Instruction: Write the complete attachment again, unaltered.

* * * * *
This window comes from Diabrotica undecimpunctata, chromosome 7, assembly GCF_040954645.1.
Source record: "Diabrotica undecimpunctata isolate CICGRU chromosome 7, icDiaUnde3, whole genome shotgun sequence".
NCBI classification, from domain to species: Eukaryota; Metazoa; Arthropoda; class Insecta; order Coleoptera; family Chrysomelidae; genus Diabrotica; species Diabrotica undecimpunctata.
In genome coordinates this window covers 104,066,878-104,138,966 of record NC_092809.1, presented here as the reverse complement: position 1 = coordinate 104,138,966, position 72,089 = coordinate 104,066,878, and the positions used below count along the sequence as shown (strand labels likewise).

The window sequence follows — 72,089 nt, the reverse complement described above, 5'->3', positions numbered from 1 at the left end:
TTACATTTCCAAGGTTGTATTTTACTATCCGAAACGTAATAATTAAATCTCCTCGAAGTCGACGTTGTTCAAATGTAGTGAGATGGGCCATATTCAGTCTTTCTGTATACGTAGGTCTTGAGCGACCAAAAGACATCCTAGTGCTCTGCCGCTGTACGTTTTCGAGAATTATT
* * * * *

This window comes from Diabrotica undecimpunctata, chromosome 7, assembly GCF_040954645.1.
Source record: "Diabrotica undecimpunctata isolate CICGRU chromosome 7, icDiaUnde3, whole genome shotgun sequence".
NCBI classification, from domain to species: Eukaryota; Metazoa; Arthropoda; class Insecta; order Coleoptera; family Chrysomelidae; genus Diabrotica; species Diabrotica undecimpunctata.
In genome coordinates this window covers 104,066,878-104,138,966 of record NC_092809.1, presented here as the reverse complement: position 1 = coordinate 104,138,966, position 72,089 = coordinate 104,066,878, and the positions used below count along the sequence as shown (strand labels likewise).

The window sequence follows — 72,089 nt, the reverse complement described above, 5'->3', positions numbered from 1 at the left end:
TTACATTTCCAAGGTTGTATTTTACTATCCGAAACGTAATAATTAAATCTCCTCGAAGTCGACGTTGTTCAAATGTAGTGAGATGGGCCATATTCAGTCTTTCTGTATACGTAGGTCTTGAGCGACCAAAAGACATCCTAGTGCTCTGCCGCTGTACGTTTTCGAGAATTATT